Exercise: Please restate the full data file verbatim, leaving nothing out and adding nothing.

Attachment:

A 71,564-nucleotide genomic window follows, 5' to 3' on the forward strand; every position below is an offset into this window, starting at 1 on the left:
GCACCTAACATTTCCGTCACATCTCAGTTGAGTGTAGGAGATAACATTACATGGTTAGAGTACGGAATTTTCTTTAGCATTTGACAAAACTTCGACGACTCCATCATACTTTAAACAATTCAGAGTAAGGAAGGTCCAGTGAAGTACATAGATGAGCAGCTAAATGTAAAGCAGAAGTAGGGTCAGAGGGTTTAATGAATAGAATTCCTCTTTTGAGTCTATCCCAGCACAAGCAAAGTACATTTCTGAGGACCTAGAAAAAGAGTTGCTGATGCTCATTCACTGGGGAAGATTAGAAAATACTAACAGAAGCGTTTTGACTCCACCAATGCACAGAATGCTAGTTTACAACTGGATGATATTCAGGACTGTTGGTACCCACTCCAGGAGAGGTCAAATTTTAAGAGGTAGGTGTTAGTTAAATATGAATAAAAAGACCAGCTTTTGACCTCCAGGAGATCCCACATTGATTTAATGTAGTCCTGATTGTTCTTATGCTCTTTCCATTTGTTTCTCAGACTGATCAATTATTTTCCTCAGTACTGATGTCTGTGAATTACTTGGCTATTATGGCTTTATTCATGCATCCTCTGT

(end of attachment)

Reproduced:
A 71,564-nucleotide genomic window follows, 5' to 3' on the forward strand; every position below is an offset into this window, starting at 1 on the left:
GCACCTAACATTTCCGTCACATCTCAGTTGAGTGTAGGAGATAACATTACATGGTTAGAGTACGGAATTTTCTTTAGCATTTGACAAAACTTCGACGACTCCATCATACTTTAAACAATTCAGAGTAAGGAAGGTCCAGTGAAGTACATAGATGAGCAGCTAAATGTAAAGCAGAAGTAGGGTCAGAGGGTTTAATGAATAGAATTCCTCTTTTGAGTCTATCCCAGCACAAGCAAAGTACATTTCTGAGGACCTAGAAAAAGAGTTGCTGATGCTCATTCACTGGGGAAGATTAGAAAATACTAACAGAAGCGTTTTGACTCCACCAATGCACAGAATGCTAGTTTACAACTGGATGATATTCAGGACTGTTGGTACCCACTCCAGGAGAGGTCAAATTTTAAGAGGTAGGTGTTAGTTAAATATGAATAAAAAGACCAGCTTTTGACCTCCAGGAGATCCCACATTGATTTAATGTAGTCCTGATTGTTCTTATGCTCTTTCCATTTGTTTCTCAGACTGATCAATTATTTTCCTCAGTACTGATGTCTGTGAATTACTTGGCTATTATGGCTTTATTCATGCATCCTCTGT